I fell in love with oil paint at thirteen when I visited the Louvre. There I stood, in the middle of a room of master portraits, in complete awe and a feeling of knowing that this is what I want to do. Portraiture became my obsession, and in art school I took every opportunity available to become a better figurative and portrait artist. I enjoyed painting portraits for commission for nearly a decade, when suddenly I felt a major, and surprising, shift.
I had taken a year off to have my second child, and when I returned to the easel, suddenly the representational work I had so loved felt tedious. I found myself wanting absolute freedom to express. And the colors that I had always been infatuated with were now on my mind constantly, as if they were nudging me to pay attention to them. So I started painting those colors. I was going through canvas after canvas, trying to figure out how I wanted the color to be represented. The shapes all felt distracting, as if they had a message that was not part of what I was after. And then one day, not sure what motivated me, I splashed some paint on the canvas. As I watched the paint drip I was intrigued by the meandering lines and shapes left behind. So varied and unexpected; far more interesting than anything I had preconceived.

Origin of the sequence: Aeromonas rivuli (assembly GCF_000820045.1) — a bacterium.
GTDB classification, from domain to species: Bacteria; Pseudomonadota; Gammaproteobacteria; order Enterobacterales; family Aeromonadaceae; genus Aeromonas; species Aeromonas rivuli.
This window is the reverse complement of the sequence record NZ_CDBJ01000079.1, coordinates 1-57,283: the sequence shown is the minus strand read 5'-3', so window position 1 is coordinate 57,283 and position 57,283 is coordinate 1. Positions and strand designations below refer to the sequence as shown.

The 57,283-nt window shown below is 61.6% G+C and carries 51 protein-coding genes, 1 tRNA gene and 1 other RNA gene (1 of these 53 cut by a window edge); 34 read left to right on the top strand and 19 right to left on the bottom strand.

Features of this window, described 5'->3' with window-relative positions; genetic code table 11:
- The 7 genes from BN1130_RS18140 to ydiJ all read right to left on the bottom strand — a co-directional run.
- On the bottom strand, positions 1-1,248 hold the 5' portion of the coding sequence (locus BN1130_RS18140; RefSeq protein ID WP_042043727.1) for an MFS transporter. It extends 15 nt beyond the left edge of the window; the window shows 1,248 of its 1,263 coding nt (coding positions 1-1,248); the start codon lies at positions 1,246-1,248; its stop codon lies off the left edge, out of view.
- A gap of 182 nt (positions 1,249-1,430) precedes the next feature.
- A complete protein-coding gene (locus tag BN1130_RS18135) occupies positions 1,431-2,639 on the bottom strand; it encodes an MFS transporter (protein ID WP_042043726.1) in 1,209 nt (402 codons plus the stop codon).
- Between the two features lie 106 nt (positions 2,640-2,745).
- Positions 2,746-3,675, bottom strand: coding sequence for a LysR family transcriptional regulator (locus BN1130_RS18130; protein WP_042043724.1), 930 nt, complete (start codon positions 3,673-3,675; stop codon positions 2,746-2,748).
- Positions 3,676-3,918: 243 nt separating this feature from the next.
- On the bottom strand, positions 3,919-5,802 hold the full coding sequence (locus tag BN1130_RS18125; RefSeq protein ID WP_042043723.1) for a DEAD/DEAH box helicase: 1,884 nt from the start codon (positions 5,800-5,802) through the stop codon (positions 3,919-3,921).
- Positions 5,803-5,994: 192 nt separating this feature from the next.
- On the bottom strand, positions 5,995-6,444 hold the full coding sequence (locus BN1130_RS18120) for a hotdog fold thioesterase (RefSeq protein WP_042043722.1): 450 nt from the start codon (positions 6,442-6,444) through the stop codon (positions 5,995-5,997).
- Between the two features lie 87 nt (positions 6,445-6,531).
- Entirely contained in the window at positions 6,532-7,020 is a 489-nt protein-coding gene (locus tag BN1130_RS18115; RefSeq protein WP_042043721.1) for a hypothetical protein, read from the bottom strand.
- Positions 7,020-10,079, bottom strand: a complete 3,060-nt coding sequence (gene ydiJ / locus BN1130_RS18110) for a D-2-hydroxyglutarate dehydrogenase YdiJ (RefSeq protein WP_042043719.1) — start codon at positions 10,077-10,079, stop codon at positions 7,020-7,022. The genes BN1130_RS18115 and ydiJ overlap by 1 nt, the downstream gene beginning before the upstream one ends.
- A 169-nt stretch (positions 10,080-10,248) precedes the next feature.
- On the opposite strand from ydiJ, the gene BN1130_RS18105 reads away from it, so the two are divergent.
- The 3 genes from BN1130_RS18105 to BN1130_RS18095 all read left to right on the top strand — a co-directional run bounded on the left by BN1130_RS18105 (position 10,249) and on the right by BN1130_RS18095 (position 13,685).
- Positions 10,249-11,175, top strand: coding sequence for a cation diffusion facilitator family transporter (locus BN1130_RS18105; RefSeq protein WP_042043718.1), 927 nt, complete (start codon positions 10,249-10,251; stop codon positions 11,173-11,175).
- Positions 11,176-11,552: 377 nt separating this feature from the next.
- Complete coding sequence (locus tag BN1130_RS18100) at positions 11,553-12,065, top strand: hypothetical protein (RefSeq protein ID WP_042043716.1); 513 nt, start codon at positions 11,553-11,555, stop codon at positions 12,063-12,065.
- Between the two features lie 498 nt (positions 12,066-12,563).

At the same time I began meditating regularly and was opening up to deeper understandings that seemed to be reflected back to me through my work. I was now being led by my inner, intuitive self and had to be fully present to feel my way through the process. My artwork was only as good as my ability to be in the moment. The word that kept coming to me was flow.
I was being guided to let go of trying to control the outcome, in life and in art. And through this process I came to see the beauty in imperfection. And that for a color to be seen in its best and most beautiful light, it needs to be off set with darker, often more muted, colors -- just as I was learning to love the darker or more wounded parts of myself. In this way, abstract painting became the doorway for me through which I could then access a much deeper understanding of who I truly am.
Now, I feel myself in the midst of another shift. I still love painting abstractly, and as my technique is constantly evolving and offering me new insights I love it even more. I’m excited about portraiture again; eager to incorporate what I have learned through abstract painting and see where it goes . What is important to me is to continue to create work that is inspired from within and infuse it with the joy and peace that I feel when aligned with my authentic self.